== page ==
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Terms Of Use

HEPARINOID

Brand Name(s) : Anacal, Hirudoid
Warnings
Uses
Side Effects
Precautions
Interactions
Overdose

HEPARINOID WARNINGS

It should not be used in:

  • Do not use on large areas of skin (e.g. the whole back), broken skin (e.g. cuts and grazes), and sensitive areas such as the mouth, eyes, anus or genitals. Avoid using the cream if you have a sensitivity to any of its ingredients. Not to be used in children under five. The rectal formulation is not to be used in children under 12

Also see list of precautions and interactions

STORAGE

Store in a dry place, below 25°C, out of reach of children.

HEPARINOID USES

What is it used for?

  • Heparinoids are used to treat inflammation and bruising of the skin and blood vessels. They are usually creams or gels for external use only.
  • They are a related to heparin, an anticoagulant drug that stops the blood from clotting.
  • Benefits of heparinoids can include reduced pain and inflammation, and enhanced healing.

Listed below are the typical uses of heparinoids:

  • To heal and reduce the pain of bruises
  • To heal and soothe inflammation of a vein in the skin associated with blood clot formation (superficial thrombophlebitis)
  • Relief of symptoms associated with haemorrhoids (also known as piles. These are enlarged and swollen blood vessels in or near the lower rectum and back passage)

HOW TO USE/TAKE

How often do I take it?

  • Apply two to six inches (5-15 cm) up to four times daily and rub into the affected area. If the area is tender to touch, massage the cream into the skin surrounding the affected area.
  • Wash your hands after applying a heparinoid cream or gel, unless this is the area being treated.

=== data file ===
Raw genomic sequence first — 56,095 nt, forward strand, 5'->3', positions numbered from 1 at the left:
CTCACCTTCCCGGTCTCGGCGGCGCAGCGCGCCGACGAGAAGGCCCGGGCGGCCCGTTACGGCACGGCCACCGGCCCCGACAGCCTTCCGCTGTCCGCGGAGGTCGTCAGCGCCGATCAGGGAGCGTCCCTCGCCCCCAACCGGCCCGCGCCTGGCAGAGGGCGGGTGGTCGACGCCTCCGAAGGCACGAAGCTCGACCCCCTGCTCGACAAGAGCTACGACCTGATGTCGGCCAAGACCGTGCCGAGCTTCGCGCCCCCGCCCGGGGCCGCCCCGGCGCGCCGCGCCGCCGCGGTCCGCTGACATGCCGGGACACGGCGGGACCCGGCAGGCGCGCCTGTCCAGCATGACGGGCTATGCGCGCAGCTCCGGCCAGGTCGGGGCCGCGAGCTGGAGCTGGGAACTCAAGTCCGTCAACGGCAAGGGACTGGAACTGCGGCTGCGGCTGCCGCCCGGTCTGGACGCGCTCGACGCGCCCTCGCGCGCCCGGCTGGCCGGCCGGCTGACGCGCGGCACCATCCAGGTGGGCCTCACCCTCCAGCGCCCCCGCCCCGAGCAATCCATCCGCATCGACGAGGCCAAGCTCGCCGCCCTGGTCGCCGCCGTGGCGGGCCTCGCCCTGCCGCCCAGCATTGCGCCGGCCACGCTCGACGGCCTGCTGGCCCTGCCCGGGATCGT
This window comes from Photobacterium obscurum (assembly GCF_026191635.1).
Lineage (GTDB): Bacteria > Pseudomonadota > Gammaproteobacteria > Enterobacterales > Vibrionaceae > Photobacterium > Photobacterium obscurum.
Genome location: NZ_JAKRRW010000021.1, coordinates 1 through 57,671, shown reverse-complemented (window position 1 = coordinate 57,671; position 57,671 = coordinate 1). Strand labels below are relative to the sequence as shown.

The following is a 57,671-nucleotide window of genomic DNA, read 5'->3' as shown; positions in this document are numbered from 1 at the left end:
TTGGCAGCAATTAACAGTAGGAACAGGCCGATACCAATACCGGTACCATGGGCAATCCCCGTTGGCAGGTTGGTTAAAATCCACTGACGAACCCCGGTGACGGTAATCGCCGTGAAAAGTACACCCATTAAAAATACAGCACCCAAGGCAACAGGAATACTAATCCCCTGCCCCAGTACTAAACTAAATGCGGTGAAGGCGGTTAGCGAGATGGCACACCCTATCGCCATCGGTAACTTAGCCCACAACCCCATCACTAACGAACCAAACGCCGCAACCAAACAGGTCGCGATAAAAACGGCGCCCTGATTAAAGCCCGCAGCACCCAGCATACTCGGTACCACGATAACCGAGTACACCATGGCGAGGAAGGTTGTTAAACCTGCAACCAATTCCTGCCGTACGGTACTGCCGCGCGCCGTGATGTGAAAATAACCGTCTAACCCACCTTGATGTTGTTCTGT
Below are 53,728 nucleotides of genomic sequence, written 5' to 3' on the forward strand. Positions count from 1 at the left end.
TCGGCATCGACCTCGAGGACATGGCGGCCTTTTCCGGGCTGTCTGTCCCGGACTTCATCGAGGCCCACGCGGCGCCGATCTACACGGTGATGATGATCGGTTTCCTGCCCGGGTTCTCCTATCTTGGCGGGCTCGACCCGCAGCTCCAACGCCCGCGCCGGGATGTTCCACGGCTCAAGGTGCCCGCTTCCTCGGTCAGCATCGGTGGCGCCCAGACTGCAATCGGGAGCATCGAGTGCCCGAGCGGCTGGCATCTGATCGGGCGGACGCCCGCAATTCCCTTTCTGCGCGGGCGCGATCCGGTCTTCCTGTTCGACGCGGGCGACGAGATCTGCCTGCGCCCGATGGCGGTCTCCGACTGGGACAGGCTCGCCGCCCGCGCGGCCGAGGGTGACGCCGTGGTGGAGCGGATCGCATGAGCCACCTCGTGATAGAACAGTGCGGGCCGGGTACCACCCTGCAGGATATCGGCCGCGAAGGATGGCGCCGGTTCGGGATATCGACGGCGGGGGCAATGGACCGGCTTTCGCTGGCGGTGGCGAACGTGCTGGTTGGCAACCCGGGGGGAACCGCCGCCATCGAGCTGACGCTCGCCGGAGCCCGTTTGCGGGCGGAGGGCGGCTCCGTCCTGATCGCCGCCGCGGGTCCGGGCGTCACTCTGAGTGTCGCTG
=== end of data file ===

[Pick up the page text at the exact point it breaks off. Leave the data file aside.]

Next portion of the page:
• Follow the advice of your doctor or pharmacist about how to use this medication as it may vary.

Do I need to avoid anything?

  • Do not use on large areas of skin (e.g. the whole back), broken skin (e.g. cuts and grazes), and sensitive areas such as the mouth, eyes, anus or genitals. Avoid using the cream if you have a sensitivity to any of its ingredients.

When can I stop?

  • Follow the advice of your doctor or pharmacist about when to stop this treatment.

HEPARINOID SIDE EFFECTS

  • Rash (rare)
If the rash persists stop using the cream and inform your doctor or pharmacist.

This is not a complete list of possible side effects. If you notice other effects not listed above, contact your doctor or pharmacist.

The Yellow Card Scheme allows you to report suspected side effects from any type of medicine (which includes vaccines, herbals and over the counter medicines) that you are taking. It is run by the medicines safety watchdog called the Medicines and Healthcare products Regulatory agency (MHRA). Please report any suspected side effect on the Yellow Card Scheme website.

HEPARINOID PRECAUTIONS

Before using a heparinoid preparation, tell your doctor or pharmacist if you are allergic to it; or to other heparinoids; or if you have any other allergies.

Do not use on large areas of skin (e.g. the whole back), broken skin (e.g. cuts and grazes), and sensitive areas such as the mouth, eyes, anus or genitals. Not to be used in children under five.

Before having surgery, tell your doctor or dentist that you are taking this medication.